As we all probably know, Box Car Racer is, or was, the side project of Blink 182 members Tom Delonge and Travis Barker. Most of Box Car Racer’s songs have a somewhat darker lyrical content as opposed to the poppy, occasionally immature lyrics often seen in many of Blink’s songs.
Box Car Racer is:
Tom Delonge – Guitar, Vocals
Travis Barker – Drums
David Kennedy – Guitar
Anthony Celestino – Bass
The album opens with I Feel So, which is the first single off the album. It starts off with a slow, peaceful piano melody, then goes into a little acoustic guitar riff. Then the feedback and the drums come in. Throughout the song, the guitars are distorted and moderately fast. The acoustic riff comes in again for the first part of the verse, followed by a palm muted riff. For the most part, the song has a somewhat darker overall tone, a prime example of which is in the chorus: “Cause I feel so mad/I feel so angry/Feel so callused/So lost, confused again/I feel so cheap/So used, unfaithful/Let’s start over/Let’s over.”
Next up is All Systems Go. A single, quiet, distorted guitar opens the song, and everybody else jumps in soon afterward. The verses are slower paced, with a faster and more upbeat chorus than the previous track.
The third track is Watch the World, which seems to be talking about a great natural disaster, or maybe the end of the world, and the rebuilding of everything afterwards. It’s definitely not one of the darker songs of the album though. This song follows the formula that, as will soon become apparent, many of the songs on the album follow: Softer pieces, with heavier choruses or interludes thrown in. This song has one of the first examples of some incredible drumming by Travis. Even though Travis’s drumming is always really good, the drumming in the verse of this song is pretty sweet.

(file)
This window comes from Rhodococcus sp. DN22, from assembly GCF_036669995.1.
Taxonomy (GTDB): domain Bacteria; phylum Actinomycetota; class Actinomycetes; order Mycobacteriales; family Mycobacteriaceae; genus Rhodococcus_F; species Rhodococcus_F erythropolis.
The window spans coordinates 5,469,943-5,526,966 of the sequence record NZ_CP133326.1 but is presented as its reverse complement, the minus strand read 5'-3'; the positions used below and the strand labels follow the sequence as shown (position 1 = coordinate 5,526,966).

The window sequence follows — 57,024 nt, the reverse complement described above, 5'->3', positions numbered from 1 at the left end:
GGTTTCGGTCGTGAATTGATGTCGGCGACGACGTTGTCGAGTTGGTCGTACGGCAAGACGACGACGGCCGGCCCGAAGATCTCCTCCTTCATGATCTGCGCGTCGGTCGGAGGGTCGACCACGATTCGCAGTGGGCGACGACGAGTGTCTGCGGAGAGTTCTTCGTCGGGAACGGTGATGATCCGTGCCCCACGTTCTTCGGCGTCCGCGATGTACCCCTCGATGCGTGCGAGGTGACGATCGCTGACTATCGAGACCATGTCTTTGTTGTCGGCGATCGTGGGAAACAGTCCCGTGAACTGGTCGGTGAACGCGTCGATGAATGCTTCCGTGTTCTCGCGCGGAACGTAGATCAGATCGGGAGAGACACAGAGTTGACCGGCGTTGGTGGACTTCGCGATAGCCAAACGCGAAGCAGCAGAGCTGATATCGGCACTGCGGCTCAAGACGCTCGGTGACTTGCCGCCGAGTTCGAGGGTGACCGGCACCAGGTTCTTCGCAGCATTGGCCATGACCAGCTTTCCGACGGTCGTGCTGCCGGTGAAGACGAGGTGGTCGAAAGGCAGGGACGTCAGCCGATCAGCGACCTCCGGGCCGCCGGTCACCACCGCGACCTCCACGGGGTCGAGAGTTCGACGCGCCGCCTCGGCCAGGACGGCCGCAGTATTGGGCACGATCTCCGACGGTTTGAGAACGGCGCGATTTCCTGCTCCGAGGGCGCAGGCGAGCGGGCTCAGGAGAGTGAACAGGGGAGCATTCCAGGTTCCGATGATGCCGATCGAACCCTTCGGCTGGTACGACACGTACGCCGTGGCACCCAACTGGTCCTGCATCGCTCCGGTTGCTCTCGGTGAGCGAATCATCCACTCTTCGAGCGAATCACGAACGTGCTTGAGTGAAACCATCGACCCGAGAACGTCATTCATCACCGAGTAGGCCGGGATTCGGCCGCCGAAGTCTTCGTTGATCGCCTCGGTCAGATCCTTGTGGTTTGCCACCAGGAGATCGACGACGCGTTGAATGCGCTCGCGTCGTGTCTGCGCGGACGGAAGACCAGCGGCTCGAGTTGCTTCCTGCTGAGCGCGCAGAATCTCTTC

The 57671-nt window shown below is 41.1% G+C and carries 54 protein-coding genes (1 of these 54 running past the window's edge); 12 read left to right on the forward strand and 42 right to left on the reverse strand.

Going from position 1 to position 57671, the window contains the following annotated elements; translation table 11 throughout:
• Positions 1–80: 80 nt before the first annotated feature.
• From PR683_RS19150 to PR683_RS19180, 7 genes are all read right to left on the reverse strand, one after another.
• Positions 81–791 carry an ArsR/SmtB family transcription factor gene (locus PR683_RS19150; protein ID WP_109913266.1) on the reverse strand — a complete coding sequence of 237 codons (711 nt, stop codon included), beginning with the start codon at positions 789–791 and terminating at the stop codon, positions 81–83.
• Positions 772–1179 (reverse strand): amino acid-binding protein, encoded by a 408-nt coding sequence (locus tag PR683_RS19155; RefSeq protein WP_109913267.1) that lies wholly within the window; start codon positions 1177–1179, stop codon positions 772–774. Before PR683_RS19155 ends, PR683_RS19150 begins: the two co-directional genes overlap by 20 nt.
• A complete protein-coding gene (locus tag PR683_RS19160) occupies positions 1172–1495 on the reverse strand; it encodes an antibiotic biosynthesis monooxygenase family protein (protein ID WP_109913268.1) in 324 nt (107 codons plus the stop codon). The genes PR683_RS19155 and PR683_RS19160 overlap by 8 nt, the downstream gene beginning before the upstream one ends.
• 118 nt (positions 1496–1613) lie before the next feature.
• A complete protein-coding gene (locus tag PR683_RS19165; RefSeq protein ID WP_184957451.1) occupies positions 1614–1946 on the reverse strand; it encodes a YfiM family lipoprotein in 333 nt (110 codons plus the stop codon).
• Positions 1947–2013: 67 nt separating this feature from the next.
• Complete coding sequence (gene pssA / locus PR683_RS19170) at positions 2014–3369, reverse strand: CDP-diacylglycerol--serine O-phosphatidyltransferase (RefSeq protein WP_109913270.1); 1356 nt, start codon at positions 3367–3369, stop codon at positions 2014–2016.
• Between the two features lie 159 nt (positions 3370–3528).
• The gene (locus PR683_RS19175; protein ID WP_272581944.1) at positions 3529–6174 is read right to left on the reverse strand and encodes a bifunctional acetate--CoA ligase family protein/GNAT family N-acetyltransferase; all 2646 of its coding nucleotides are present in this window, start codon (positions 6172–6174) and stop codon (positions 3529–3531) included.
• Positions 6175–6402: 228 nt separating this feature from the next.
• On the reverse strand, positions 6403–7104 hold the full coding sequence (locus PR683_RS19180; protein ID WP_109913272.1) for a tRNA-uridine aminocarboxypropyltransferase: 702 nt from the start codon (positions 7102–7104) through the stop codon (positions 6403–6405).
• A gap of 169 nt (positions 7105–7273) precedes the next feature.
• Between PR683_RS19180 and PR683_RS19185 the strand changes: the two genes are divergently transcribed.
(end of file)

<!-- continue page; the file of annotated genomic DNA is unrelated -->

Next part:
The next song is Tiny Voices. This song is probably one of my least favorites on the album, although not the worst song, and not a bad song either, I just don’t like it as much as some of the others. Tom’s voice struck me as slightly too whiny in this song, especially in the interlude: “Everybody will be let down/Everybody will be let down.”
Cat Like Thief starts off with some more excellent drumming, as always, from Travis. Then the guitar comes in, with a riff played at a pace very similar to the verse in Blink’s Stay Together for the Kids. Next, the singing starts, with Tim Armstrong from Rancid singing. Incidentally, Tim also sings for The Transplants, Travis’s other side band. Then, Tom starts singing after a few lines from Tim. Throughout the song, Tom and Tim, each taking a few lines at a time. This song doesn’t follow the formula I mentioned earlier, since this whole song progresses at a slow pace, with no distortion on the guitars whatsoever.
And I is one of the first songs on this album that really jumped out at me and caught my attention within the first few seconds. Yet again, some truly great drumming from Travis. When I first got this CD, I probably listened to the first 8 seconds of this song twenty times over. Then, a distorted, slightly high-pitched guitar comes in. Soon after, everyone else comes in. Again, slightly slower paced verses, with a heavier chorus.
Then, giving the listener a break from the slightly heavier songs is Letters To God, a predominantly acoustic song, with all the other instruments only coming in for a little while at the end. This is another of the darker songs on the album, not as much in tone, but in lyrical content. It’s mostly about not wanting to die, not being ready for it, and having regrets about what one did during their life. The chorus expresses it best: “I won’t lie/I won’t sin/Maybe I don’t wanna go/Can’t you wait/Maybe I don’t wanna go.”